Alida Mühlbauer

Practical and Theoretical Normativity in Constitutivism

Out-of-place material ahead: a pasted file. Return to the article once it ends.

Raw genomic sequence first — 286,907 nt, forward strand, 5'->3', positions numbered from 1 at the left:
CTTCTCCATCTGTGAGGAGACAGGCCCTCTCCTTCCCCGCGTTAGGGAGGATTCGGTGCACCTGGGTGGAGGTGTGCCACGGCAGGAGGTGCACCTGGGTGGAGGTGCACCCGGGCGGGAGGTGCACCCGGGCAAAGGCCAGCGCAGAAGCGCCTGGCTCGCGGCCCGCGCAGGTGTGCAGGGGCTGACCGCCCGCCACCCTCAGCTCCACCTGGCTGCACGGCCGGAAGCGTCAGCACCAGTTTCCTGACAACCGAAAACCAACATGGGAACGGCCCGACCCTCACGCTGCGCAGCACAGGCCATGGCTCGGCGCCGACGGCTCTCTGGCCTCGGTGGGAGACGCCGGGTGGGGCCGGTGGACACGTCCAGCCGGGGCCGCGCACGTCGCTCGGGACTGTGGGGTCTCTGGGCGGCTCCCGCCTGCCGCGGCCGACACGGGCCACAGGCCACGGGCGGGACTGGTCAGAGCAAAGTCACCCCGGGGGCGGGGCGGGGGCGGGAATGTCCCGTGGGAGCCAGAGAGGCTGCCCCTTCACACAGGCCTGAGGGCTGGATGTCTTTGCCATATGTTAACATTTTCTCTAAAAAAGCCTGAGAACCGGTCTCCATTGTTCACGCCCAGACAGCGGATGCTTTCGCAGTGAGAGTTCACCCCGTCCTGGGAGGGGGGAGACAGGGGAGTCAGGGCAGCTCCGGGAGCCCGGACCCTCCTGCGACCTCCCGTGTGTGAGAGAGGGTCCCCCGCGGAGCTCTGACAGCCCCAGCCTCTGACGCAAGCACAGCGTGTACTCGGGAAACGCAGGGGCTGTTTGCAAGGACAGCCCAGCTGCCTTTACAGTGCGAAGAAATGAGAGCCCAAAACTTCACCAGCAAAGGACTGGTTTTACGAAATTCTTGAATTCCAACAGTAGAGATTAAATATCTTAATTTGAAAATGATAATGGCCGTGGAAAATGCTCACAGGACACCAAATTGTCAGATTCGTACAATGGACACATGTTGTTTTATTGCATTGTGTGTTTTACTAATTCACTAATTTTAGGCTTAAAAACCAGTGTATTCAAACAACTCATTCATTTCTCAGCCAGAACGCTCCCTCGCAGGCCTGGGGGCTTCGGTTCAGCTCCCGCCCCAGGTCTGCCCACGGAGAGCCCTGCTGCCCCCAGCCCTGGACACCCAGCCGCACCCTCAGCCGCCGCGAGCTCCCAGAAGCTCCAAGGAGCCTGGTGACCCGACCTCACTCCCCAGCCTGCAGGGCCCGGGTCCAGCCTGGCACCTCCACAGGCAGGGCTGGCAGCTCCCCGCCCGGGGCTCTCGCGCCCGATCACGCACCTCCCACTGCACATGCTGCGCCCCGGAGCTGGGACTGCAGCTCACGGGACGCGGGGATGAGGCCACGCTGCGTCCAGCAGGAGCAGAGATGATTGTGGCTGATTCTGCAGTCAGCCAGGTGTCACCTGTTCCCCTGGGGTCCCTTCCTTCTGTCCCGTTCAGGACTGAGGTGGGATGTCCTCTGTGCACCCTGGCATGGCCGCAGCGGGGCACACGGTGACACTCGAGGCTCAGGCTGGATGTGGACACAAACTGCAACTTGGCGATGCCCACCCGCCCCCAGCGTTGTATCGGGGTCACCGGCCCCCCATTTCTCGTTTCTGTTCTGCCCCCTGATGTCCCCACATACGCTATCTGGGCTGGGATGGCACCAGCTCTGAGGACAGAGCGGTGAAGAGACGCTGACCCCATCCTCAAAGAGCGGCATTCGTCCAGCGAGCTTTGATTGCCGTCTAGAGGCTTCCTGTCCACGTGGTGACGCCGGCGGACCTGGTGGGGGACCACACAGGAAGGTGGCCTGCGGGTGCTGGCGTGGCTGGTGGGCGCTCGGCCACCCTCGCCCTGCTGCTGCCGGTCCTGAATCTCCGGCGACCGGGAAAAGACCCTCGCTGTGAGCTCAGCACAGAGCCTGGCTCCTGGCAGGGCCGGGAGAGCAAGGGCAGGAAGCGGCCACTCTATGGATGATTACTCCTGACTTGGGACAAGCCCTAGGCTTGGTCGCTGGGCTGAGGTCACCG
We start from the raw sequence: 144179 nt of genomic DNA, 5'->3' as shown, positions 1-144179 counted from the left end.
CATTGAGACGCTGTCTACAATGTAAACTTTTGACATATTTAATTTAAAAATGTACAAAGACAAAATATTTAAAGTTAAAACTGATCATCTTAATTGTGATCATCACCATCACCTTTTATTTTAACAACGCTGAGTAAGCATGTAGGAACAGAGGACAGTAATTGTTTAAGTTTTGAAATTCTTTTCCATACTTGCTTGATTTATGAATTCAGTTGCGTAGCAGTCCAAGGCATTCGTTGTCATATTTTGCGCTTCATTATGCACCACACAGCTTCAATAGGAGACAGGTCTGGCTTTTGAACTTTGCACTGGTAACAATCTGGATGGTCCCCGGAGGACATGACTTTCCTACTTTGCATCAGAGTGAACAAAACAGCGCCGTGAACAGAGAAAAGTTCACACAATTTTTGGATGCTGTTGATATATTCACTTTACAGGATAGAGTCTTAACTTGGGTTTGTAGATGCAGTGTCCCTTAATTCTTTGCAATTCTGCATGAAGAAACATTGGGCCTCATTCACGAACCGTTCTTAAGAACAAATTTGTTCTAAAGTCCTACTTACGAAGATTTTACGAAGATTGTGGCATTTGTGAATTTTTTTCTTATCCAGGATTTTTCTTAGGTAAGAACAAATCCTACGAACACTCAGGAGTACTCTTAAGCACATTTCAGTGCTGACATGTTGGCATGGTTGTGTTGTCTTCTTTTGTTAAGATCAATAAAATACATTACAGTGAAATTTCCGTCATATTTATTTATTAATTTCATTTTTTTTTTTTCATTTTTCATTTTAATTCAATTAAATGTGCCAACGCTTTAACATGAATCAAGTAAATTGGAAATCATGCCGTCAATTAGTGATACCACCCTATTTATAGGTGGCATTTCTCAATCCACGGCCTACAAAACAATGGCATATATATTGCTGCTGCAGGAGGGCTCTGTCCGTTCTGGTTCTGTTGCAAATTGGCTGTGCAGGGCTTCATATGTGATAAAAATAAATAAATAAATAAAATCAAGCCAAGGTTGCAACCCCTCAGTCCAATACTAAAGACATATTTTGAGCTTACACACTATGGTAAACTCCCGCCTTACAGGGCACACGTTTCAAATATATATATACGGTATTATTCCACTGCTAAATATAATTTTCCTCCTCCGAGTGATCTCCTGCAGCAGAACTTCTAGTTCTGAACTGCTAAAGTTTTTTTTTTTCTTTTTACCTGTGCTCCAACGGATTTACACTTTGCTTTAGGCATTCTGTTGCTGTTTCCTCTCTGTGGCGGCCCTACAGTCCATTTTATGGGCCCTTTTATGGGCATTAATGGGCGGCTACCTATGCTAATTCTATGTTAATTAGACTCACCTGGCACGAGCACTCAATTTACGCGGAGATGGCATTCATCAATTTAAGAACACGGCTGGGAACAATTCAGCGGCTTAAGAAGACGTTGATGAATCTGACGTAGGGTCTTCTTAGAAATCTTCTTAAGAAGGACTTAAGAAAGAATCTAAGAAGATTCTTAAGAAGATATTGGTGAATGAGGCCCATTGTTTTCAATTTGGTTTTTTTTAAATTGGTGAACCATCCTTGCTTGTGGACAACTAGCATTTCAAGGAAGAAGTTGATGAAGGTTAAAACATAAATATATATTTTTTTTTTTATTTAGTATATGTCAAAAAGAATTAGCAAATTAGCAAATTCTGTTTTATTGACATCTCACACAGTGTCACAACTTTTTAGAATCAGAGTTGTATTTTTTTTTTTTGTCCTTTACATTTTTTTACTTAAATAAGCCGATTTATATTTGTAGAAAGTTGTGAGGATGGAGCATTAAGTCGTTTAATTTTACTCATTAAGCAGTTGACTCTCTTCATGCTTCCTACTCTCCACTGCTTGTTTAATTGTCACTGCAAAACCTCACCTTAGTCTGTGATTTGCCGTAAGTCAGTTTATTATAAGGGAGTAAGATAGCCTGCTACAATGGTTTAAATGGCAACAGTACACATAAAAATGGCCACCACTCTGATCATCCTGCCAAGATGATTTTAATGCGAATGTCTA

After a detour through law and historical science I studied philosophy at the University of Konstanz. Both my BA- and my MA-thesis are about Arthur Schopenhauer’s works. My MA-graduation was rewarded with the VEUK price of the University of Konstanz. For my dissertation, I changed the subject completely, as the theory of constitutivism began to fascinate me. It is a philosophical view that aims at justifying normativity in general or moral judgments in particular by ways of making plausible that agents have to conform to certain normative standards in order to be agents at all. Although separating practical and theoretical normativity is a common (albeit not uncontroversial) procedure in philosophy, constitutivism seems to dissolve the dividing line between the two on a substantial level. For constitutivist theorists like Christine M. Korsgaard and J. David Velleman, practical normativity derives from what it means to be an agent and theoretical normativity from what it means to be a thinker, where being an agent and being a thinker are overlapping notions. I want to show that, in constitutivism, there is another kind of ought that stands beyond practical and theoretical normativity and unites them: being rational. My eventual aim is to defend the thesis that a domain-neutral notion of rationality is at the basis of constitutivists’ efforts to explain normativity. Firstly, I will defend those points in Korsgaard’s and Velleman’s highly controversial theories which are relevant for me. Secondly, I will argue that fulfilling practical and theoretical obligations ultimately is a necessity of rationality. So I can, thirdly, show that there is no substantial dividing line between practical and theoretical normativity in constitutivism.